I'm not sure we all have the same mental image of how geometries should work, so here's some pictures and commentary on how I see them working. Other points of view are welcome.
Defining a Geometry
Here is a picture of a rectangular geometry with a tilt of 0, a scaling of 1, and a rotation of 45 degrees.
I do not think this system allows for variations in the dimensions of the rectangle, so square geometries would have a different type than rectangular geometries, which would have a different type than rectangular geometries of other dimensions. I don't know if there's a better way to handle this?
Layer Coordinates: These are the (integer) coordinates of tiles on a layer:
Elevation Coordinates: These are the (decimal) coordinates of tiles within the elevation. These coordinates are absolute in the sense that they are universally equivalent across all layers.
In this picture, the rightmost red dot is the point (1,0). The lower red dot is the point (0,1). Therefore, the elevation coordinates of the blue dot are close to (1, 1.5). The layer coordinates of the blue point (assuming this is the same geometry as the example above) are (1,0).
Screen Coordinates: These are the coordinates relative to the screen. They depend on the zoom level and location of the camera.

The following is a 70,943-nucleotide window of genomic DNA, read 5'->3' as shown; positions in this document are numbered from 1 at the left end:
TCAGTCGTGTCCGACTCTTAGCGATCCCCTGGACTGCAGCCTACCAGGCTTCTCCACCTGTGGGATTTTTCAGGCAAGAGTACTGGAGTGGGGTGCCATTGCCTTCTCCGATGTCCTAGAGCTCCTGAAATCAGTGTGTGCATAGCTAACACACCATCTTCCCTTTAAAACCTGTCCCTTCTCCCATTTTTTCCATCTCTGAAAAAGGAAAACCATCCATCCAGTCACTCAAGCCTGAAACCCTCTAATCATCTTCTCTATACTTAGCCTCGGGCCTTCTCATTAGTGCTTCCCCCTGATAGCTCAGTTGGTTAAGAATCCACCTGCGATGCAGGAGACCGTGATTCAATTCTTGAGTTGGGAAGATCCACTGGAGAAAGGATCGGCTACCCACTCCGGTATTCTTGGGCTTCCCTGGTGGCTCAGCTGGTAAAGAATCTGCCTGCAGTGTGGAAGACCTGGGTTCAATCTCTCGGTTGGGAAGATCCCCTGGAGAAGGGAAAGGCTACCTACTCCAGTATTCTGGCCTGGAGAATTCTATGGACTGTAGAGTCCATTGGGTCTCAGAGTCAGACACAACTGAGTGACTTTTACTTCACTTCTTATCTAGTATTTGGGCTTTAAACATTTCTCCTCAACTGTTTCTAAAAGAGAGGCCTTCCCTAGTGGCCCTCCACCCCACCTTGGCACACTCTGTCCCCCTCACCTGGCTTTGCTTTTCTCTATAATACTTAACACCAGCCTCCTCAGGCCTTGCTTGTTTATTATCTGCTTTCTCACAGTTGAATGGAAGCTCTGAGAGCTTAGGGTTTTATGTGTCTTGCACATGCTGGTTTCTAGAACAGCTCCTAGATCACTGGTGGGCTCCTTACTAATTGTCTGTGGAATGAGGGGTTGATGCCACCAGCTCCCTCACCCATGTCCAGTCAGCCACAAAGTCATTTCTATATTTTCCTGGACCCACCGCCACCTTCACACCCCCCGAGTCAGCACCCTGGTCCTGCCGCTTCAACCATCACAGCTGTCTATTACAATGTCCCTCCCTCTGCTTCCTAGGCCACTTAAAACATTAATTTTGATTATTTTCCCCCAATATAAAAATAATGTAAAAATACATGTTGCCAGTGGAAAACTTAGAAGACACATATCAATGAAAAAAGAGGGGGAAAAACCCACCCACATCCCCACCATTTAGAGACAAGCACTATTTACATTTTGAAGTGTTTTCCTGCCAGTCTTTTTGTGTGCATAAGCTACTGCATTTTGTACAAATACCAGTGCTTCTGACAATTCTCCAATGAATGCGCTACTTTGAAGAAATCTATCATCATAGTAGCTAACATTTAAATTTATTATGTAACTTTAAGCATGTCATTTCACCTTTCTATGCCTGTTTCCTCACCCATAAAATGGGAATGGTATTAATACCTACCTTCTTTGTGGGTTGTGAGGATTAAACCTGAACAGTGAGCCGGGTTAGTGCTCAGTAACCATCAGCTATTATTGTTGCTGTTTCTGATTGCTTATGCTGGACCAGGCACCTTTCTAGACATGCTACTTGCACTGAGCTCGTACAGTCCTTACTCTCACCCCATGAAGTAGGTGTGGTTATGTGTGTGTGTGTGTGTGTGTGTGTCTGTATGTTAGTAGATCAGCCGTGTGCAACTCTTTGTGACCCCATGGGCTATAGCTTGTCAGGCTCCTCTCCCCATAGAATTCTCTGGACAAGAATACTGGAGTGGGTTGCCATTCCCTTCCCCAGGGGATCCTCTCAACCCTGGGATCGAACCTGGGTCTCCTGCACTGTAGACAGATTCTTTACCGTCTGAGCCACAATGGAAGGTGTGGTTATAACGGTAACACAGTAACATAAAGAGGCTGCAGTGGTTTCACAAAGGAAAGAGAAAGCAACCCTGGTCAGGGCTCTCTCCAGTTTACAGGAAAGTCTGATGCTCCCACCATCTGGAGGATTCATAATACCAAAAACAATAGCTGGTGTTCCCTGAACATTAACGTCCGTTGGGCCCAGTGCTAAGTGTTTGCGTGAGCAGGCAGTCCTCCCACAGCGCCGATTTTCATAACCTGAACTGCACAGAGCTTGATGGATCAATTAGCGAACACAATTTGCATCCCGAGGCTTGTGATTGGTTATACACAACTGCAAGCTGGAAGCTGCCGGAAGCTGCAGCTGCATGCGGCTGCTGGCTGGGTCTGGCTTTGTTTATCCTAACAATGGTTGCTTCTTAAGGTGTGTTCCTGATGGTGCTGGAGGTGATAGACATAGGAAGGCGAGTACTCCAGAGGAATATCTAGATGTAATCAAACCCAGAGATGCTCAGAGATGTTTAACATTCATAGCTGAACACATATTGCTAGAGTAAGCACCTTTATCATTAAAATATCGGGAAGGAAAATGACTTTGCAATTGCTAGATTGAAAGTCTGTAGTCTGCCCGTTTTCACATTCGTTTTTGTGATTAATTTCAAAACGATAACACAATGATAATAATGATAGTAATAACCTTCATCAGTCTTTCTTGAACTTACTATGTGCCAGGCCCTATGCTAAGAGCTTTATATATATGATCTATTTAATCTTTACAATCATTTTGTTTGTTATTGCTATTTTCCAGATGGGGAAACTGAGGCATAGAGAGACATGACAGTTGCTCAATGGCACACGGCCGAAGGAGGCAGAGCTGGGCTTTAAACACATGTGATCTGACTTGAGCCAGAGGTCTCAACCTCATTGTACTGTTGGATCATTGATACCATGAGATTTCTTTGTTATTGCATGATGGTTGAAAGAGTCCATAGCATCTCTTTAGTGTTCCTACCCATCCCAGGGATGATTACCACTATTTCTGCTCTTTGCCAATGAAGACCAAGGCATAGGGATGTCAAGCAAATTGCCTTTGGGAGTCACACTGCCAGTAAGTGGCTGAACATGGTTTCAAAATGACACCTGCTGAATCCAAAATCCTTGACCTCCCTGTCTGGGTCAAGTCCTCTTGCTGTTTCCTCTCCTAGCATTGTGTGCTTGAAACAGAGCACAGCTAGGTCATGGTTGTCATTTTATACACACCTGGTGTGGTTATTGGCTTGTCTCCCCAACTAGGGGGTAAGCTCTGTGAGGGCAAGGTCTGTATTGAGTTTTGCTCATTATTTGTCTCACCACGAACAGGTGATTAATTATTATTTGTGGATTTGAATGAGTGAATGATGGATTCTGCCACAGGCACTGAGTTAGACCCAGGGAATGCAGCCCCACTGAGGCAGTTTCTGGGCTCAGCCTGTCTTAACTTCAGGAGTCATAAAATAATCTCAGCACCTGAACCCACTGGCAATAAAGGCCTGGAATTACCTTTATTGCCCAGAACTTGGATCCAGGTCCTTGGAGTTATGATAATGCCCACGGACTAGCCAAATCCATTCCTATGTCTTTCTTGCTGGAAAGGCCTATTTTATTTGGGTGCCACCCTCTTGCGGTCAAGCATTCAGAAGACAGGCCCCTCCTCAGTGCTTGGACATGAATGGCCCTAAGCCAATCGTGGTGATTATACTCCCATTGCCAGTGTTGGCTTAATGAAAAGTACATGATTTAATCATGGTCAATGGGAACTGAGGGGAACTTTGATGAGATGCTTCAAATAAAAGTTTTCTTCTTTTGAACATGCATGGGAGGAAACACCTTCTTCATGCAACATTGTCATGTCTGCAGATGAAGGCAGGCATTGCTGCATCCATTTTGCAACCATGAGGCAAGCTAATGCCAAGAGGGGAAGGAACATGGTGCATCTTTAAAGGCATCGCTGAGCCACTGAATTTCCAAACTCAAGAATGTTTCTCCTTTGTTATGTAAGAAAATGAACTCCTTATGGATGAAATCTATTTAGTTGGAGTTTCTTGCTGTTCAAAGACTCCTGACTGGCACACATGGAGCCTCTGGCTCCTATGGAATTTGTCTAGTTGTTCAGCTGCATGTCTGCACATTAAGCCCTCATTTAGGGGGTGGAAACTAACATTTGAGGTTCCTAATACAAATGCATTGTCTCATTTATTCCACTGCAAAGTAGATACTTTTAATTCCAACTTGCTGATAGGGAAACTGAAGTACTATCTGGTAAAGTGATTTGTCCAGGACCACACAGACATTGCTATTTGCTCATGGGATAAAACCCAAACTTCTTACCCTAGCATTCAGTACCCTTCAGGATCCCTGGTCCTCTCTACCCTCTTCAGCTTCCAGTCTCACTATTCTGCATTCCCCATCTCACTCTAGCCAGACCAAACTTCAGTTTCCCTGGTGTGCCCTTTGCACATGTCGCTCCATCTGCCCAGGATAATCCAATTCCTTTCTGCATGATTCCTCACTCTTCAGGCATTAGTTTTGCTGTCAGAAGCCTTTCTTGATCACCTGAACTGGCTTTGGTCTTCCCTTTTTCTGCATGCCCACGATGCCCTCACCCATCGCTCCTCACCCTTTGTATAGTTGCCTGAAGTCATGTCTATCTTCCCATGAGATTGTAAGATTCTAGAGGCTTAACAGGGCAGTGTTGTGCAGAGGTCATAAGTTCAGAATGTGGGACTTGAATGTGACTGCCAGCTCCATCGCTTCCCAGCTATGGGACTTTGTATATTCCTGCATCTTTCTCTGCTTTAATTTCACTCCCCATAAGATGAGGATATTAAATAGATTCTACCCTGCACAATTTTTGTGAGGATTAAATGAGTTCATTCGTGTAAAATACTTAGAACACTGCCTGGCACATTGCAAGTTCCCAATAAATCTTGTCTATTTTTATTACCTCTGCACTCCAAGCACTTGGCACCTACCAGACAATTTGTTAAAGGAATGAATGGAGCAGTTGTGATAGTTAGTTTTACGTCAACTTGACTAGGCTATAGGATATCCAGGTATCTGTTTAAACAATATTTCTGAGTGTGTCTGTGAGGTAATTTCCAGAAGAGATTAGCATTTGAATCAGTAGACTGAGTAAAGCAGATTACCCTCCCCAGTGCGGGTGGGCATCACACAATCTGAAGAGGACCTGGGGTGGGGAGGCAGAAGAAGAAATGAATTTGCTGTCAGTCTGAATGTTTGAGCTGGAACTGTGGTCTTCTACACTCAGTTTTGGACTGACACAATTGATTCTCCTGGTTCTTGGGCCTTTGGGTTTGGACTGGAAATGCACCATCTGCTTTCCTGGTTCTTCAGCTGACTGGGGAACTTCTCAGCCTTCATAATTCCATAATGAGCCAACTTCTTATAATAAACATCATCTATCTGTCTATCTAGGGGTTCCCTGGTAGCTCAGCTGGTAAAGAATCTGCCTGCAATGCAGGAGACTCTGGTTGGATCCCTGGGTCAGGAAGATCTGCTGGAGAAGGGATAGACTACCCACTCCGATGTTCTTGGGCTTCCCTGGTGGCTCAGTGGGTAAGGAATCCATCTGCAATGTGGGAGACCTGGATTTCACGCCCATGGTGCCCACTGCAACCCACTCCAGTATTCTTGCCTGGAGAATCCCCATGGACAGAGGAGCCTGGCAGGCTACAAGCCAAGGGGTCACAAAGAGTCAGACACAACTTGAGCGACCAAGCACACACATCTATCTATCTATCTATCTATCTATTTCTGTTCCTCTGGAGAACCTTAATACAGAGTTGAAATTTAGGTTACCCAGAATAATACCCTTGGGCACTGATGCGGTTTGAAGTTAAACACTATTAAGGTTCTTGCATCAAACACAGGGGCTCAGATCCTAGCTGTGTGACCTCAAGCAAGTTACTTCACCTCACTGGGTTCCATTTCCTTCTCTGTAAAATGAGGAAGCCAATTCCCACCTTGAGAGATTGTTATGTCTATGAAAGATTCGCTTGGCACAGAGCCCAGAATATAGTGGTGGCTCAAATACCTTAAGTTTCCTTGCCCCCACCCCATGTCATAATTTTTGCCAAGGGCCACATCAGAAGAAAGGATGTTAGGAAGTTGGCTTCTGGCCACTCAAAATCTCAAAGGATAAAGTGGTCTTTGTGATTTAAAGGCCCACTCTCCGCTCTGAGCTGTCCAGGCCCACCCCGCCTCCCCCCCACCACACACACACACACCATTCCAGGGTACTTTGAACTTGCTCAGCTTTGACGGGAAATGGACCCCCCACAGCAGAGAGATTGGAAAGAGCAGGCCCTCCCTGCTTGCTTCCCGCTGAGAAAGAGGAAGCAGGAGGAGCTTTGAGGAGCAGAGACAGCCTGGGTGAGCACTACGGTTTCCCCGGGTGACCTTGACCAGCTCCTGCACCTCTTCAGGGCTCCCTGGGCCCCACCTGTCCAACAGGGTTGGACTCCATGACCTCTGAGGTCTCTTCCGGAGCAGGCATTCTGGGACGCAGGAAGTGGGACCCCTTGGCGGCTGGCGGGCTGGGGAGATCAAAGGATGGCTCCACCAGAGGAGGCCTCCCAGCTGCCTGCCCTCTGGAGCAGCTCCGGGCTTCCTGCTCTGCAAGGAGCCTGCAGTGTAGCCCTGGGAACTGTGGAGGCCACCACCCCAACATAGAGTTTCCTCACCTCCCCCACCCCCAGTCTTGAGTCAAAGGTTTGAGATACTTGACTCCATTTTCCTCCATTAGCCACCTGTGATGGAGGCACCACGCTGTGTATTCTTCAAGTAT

If the screen dimensions are 640x480, then the black point--(0,0) in elevation coordinates--is about (200, 50) in screen coordinates.
Here's one way to get pixel perfect graphics:
Associate elevation coordinates with screen coordinates such that elevation coordinates have the same units as screen coordinates at a camera zoom of 1. Since elevation coordinates are logical, it doesn't really matter what units they're in, so they might as well match pixel coordinates at zoom 1. With this system, if the artist creates an image with (pixel) dimensions that match the geometry scaling, then those graphics will be pixel perfect at zoom 1.
Note that the scaling I gave in the example geometry definition was 2. Under this system, that is probably unrealistic (2 pixel tiles would be pretty small!). A more reasonable scaling value might be 50. Big tiles might have a scaling value of 75. Small tiles might have a scaling value of 25.
How fundamental are tiles?
For many isometric games, object movement is limited to the tile grid. So on a square grid, if an object wants to move from tile (0,0) to tile (2,2), the object must first move to (1,0), then to (1,1), then to (1,2), then to (2,2) (or take some other equivalent path). However, in other games, tiles are less "fundamental." When moving from (0,0) to (2,2), an object may cross the diagonal.
Ideally, I suppose FIFE should support both these systems (use of both is widespread). However, they are two *very* different systems, and will have to be handled in very different ways. For instance, I think the pathfinding algorithms for these two systems are entirely different. (I believe mortiz's current pathfinder is node-based, so it depends on having discrete tile-movement).
More comments on this appreciated. :)